Authorities are looking for clues into the disappearance of two longtime fixtures of the Union Lake community near Erskine in northwest Minnesota.

Authorities are looking for clues into the disappearance of two longtime fixtures of the Union Lake community near Erskine in northwest Minnesota.

Manny and Kin, a pair of mannequins that have been part of Lillian Rux’s family for more than 30 years and have become a lakeside landmark, went missing sometime overnight Friday.

“We don’t have any suspects at this time,” Polk County Chief Deputy Sheriff James Tadman said. “They were last seen in the yard down by the lake at about 11:30 p.m. We received a call the next day that they were missing.”

The deputy who investigated the Manny-and-Kin-napping Saturday spoke with neighbors and others in the area, according to Tadman.

“No one saw anything. No one heard anything,” he said.

No ransom notes or demands have been received.

Familiar sight

Lillian and Floyd Rux initially adopted Manny and Kin about three decades ago, after Lillian’s brother, who had a refuse collection company in Thief River Falls, rescued them from a garbage bin behind a local store.

“He played a trick on me,” she said. “We lived out in the country by Thief River Falls and he put them out there in the yard.”

The Rux family then decided Manny and Kin should spend summers at their Union Lake cabin, where they modeled the latest thrift store fashions, changing clothes to fit the season or sometimes the holiday.

Floyd died in 1997.

“He would have been so upset,” she said. “He’s the one that got this going.”

When the mannequins disappeared, they were outfitted for the Independence Day holiday, both in white shorts and sunglasses. Manny was wearing a blue-and-white palm-tree print shirt, while Kin was donning a solid red top. Both were wearing sandals, Manny’s black, Kin’s red.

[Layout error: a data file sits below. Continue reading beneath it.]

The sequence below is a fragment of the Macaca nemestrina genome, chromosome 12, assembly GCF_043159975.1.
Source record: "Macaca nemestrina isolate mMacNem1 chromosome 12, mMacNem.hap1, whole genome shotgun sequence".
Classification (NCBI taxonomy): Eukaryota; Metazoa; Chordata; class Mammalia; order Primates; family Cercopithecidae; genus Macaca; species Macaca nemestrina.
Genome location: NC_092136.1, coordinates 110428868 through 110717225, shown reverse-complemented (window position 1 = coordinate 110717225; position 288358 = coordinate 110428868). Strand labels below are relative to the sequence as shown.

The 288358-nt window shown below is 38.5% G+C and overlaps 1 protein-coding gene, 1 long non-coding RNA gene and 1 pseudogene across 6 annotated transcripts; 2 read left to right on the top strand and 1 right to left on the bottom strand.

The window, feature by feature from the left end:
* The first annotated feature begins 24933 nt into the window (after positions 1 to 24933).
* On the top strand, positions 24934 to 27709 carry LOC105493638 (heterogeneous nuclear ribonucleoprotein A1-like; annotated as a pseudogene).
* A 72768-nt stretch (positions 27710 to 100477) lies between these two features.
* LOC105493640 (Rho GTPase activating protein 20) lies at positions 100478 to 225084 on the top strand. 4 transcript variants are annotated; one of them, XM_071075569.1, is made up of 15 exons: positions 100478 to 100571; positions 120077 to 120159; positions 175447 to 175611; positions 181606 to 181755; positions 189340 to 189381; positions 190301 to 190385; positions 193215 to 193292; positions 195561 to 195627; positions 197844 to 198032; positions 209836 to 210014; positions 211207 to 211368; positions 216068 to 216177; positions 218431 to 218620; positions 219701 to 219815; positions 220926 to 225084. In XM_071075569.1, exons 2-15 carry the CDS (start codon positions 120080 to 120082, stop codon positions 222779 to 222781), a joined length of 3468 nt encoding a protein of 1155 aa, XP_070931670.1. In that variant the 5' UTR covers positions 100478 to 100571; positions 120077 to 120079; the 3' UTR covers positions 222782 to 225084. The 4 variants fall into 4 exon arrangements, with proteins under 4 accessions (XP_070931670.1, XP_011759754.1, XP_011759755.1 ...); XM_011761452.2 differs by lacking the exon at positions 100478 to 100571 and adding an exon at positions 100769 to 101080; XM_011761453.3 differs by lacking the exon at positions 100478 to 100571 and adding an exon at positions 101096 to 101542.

Manny sports a dark mustache, a look lakeside neighbors have become accustomed to.

“If we don't get them out right away in the spring, people come by looking for them,” Lillian said. “They also bring friends by to take pictures.”

Lillian, who will be 83 next month, said her daughter-in-law, Karen Rux, does the dressing and grooming.

“I don’t know how they did it and nobody heard anything,” she said of the thieves, adding that the mannequins were fastened securely by ropes to metal posts that are anchored in a concrete slab.

“No ropes are left,” she said.

There was no obvious sign of a struggle, although Lillian Rux did note one curious element to the crime.

“They didn’t leave anything, except for a red shoe from the lady that was left behind, going west.”

It was Kin’s red sandal.

Few clues

Lillian has placed posters around the area, asking anyone who might have seen the mannequins or any suspicious activity early Saturday morning to contact her or the sheriff’s department. A reward has been offered.

This actually is not the first time Manny and Kin have gone missing. They were stolen back in 2002.

“That time, they were easy to catch. They were not too far from my house,” she said.

The suspects involved that time were new residents of the neighborhood who had rented a nearby cabin, she said.

Lillian got the mannequins back, but had to repair or replace some broken parts.

This time, she’s not so confident the story will have a happy ending.

“They’re probably in the bottom of the lake,” she said. “It’s just hard to take it all in, to know that they actually did it. Who would do that?”

Anyone knowing the whereabouts of Manny and Kin, the Rux family mannequins, is asked to contact the Polk County Sheriff’s Department at (218) 281-0431.